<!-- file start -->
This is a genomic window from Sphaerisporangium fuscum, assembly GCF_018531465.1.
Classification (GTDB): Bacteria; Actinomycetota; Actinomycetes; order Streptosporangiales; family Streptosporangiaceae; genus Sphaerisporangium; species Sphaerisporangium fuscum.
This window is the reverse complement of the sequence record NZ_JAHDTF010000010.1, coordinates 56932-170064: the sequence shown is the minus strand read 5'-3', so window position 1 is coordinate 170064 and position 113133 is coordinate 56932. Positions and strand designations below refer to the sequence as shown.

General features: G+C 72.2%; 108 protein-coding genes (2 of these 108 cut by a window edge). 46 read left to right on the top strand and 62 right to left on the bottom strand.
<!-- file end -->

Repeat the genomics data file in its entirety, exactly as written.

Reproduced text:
This is a genomic window from Sphaerisporangium fuscum, assembly GCF_018531465.1.
Classification (GTDB): Bacteria; Actinomycetota; Actinomycetes; order Streptosporangiales; family Streptosporangiaceae; genus Sphaerisporangium; species Sphaerisporangium fuscum.
This window is the reverse complement of the sequence record NZ_JAHDTF010000010.1, coordinates 56932-170064: the sequence shown is the minus strand read 5'-3', so window position 1 is coordinate 170064 and position 113133 is coordinate 56932. Positions and strand designations below refer to the sequence as shown.

General features: G+C 72.2%; 108 protein-coding genes (2 of these 108 cut by a window edge). 46 read left to right on the top strand and 62 right to left on the bottom strand.